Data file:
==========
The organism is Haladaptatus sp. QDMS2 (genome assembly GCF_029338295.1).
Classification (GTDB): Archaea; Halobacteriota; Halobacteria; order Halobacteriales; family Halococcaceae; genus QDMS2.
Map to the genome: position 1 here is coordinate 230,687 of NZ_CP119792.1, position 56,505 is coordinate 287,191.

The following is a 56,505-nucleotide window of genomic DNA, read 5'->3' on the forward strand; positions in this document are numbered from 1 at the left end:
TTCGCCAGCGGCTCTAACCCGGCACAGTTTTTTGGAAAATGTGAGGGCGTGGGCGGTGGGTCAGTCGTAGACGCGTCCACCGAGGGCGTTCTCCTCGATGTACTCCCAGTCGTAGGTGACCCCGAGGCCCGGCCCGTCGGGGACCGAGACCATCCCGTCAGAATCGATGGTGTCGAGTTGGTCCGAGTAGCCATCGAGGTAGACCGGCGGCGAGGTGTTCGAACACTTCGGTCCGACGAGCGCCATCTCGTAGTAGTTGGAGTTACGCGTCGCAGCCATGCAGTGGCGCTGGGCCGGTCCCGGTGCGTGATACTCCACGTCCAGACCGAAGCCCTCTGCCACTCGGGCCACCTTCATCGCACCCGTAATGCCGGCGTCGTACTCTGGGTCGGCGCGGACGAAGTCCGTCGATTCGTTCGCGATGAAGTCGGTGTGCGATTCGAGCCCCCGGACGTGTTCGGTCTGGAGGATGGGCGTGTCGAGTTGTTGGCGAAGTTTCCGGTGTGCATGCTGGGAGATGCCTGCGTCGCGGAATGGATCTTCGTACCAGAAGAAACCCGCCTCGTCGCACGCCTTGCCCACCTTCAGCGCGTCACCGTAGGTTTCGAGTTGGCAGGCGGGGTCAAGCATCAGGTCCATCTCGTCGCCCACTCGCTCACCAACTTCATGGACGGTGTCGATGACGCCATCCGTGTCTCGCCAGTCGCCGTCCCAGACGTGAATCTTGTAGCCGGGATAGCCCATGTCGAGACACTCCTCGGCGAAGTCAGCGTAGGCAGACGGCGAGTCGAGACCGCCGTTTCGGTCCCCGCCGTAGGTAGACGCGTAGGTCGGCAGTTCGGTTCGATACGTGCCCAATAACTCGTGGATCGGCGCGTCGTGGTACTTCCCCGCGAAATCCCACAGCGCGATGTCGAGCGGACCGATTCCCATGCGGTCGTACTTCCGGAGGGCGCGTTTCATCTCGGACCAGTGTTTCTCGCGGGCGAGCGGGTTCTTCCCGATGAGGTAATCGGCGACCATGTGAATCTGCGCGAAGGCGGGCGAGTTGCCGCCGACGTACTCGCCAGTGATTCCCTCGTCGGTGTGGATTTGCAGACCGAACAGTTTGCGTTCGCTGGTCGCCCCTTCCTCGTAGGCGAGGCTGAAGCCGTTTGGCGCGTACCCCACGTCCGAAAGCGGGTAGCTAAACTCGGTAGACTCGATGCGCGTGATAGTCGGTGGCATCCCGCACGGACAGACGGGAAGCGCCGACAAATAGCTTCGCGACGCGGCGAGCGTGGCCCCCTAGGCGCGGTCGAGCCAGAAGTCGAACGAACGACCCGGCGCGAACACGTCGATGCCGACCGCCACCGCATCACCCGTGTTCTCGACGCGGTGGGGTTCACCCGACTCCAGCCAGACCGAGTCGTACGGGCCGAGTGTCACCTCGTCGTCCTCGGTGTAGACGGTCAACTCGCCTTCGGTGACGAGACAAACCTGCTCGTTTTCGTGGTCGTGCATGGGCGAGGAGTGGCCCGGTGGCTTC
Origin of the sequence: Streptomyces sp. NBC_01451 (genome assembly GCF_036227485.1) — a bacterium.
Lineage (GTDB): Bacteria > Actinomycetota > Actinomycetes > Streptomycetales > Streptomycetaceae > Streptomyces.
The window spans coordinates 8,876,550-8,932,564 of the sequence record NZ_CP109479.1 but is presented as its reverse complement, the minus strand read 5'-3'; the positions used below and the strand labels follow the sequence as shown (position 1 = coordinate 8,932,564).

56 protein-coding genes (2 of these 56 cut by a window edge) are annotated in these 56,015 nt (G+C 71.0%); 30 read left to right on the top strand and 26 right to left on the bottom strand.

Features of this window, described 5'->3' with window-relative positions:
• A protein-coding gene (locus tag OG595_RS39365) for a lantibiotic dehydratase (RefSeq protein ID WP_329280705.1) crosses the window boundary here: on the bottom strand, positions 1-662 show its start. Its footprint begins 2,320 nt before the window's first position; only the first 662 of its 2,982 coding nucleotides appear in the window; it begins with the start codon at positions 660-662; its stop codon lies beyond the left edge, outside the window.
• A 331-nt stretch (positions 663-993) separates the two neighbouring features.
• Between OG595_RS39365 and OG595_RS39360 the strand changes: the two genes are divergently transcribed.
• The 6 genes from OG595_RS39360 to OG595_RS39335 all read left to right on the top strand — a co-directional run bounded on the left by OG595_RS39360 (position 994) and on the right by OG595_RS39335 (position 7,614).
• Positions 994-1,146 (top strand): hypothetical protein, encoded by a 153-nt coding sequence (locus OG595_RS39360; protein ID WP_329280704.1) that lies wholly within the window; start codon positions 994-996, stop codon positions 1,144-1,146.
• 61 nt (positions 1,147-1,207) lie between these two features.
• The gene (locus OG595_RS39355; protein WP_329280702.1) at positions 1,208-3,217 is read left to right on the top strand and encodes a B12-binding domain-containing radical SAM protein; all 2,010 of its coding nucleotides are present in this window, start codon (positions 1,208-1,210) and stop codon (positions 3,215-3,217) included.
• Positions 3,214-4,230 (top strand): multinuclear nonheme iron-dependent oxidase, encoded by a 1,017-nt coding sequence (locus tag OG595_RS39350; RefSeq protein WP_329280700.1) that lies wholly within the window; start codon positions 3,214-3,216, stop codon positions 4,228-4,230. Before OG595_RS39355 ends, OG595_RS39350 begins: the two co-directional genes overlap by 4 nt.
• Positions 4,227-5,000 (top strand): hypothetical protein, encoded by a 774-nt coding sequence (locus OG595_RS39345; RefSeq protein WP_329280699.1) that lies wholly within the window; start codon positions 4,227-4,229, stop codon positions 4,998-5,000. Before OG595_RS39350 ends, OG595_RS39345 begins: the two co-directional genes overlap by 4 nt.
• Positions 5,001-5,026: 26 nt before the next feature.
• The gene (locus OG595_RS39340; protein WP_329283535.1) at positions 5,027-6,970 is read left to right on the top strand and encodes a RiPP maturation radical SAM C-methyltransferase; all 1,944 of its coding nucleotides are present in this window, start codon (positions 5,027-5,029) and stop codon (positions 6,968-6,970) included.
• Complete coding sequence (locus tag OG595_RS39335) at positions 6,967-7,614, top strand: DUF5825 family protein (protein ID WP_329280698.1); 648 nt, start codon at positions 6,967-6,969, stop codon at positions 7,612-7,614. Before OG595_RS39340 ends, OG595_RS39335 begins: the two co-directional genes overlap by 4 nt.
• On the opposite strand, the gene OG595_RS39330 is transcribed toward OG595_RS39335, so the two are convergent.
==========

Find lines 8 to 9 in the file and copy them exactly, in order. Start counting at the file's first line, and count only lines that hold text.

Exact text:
The window spans coordinates 8,876,550-8,932,564 of the sequence record NZ_CP109479.1 but is presented as its reverse complement, the minus strand read 5'-3'; the positions used below and the strand labels follow the sequence as shown (position 1 = coordinate 8,932,564).

56 protein-coding genes (2 of these 56 cut by a window edge) are annotated in these 56,015 nt (G+C 71.0%); 30 read left to right on the top strand and 26 right to left on the bottom strand.